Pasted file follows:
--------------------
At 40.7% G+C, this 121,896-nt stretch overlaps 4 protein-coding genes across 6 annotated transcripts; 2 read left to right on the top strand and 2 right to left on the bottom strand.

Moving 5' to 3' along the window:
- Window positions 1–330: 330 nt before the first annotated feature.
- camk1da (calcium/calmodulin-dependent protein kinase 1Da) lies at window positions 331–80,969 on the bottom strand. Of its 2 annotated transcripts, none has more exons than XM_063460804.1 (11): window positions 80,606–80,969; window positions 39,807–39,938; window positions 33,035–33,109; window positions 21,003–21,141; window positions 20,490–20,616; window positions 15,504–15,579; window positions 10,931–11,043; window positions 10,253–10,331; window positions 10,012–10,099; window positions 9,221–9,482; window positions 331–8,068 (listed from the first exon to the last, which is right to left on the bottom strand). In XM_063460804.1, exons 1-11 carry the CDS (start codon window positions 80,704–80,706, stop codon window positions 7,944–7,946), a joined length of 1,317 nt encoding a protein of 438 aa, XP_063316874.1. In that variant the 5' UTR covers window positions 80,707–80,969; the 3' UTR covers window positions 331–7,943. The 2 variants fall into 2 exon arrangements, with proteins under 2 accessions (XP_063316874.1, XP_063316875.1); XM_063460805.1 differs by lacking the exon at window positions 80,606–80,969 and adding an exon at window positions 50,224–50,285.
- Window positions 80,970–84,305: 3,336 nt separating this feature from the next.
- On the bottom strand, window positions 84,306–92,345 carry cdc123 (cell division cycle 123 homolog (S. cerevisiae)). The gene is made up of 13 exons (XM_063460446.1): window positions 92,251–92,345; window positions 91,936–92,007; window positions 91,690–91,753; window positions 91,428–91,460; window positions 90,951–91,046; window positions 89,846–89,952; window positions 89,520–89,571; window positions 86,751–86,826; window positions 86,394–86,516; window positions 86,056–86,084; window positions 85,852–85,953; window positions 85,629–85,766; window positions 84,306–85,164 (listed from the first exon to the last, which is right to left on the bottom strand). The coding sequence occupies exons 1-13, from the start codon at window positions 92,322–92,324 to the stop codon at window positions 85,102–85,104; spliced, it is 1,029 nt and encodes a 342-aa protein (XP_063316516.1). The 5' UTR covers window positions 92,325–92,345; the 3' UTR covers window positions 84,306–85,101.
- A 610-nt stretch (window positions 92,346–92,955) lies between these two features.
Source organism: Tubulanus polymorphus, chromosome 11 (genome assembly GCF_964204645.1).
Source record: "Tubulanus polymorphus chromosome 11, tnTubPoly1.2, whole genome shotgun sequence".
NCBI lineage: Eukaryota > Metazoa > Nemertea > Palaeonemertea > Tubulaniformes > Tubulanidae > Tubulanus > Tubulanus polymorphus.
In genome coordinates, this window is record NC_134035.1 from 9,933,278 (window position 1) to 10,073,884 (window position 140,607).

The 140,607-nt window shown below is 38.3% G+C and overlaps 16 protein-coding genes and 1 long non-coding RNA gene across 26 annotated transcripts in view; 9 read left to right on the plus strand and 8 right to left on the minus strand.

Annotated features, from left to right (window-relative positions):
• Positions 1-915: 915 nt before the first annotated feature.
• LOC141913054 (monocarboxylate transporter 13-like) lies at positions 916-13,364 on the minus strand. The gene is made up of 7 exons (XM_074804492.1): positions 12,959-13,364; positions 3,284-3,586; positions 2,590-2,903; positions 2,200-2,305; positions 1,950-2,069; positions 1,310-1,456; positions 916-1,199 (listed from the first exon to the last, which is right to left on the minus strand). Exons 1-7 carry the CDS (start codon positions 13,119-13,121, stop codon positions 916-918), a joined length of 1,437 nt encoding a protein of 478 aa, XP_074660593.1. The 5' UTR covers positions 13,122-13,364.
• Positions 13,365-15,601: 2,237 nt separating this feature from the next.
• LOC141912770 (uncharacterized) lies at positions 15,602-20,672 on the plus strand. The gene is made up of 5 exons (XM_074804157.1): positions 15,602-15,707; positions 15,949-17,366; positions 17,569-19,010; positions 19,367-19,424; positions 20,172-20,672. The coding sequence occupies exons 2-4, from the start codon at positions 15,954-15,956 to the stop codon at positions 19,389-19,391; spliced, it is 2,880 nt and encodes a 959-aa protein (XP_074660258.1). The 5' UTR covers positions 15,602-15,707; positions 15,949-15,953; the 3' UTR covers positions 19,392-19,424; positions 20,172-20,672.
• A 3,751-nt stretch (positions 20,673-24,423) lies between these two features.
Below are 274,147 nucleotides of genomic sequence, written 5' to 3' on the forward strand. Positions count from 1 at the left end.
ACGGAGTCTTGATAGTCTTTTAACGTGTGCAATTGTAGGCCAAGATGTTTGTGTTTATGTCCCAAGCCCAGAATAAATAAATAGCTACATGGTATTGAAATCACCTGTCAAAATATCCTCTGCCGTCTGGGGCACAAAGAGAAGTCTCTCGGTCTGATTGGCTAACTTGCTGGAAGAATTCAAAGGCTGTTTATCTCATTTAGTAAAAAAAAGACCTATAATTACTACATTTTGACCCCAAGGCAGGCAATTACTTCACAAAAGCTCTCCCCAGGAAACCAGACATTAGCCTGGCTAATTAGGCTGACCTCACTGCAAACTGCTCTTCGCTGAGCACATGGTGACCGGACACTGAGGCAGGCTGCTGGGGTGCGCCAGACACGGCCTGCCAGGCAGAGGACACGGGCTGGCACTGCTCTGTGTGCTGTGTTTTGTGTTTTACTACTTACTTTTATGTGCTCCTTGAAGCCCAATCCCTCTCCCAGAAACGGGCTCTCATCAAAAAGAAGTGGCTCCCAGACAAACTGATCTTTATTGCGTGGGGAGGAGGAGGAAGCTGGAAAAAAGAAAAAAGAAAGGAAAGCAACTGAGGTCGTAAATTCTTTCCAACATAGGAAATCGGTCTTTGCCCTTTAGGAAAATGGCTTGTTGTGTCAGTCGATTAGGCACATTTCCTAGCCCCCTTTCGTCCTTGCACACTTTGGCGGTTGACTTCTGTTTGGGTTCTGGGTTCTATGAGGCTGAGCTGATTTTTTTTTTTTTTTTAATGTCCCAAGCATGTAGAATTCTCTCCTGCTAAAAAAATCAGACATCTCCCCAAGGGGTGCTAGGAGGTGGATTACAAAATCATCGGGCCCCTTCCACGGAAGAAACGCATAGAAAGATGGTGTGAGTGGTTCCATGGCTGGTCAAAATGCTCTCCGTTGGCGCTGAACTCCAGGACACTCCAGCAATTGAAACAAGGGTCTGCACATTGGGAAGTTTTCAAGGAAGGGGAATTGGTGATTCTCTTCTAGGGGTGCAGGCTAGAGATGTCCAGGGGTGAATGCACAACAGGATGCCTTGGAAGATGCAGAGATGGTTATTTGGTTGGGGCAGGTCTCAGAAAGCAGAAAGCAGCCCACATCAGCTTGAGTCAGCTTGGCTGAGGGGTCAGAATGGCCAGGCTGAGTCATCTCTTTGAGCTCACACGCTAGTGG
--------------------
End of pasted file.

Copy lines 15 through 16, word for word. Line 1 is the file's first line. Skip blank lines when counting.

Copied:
• LOC141913054 (monocarboxylate transporter 13-like) lies at positions 916-13,364 on the minus strand. The gene is made up of 7 exons (XM_074804492.1): positions 12,959-13,364; positions 3,284-3,586; positions 2,590-2,903; positions 2,200-2,305; positions 1,950-2,069; positions 1,310-1,456; positions 916-1,199 (listed from the first exon to the last, which is right to left on the minus strand). Exons 1-7 carry the CDS (start codon positions 13,119-13,121, stop codon positions 916-918), a joined length of 1,437 nt encoding a protein of 478 aa, XP_074660593.1. The 5' UTR covers positions 13,122-13,364.
• Positions 13,365-15,601: 2,237 nt separating this feature from the next.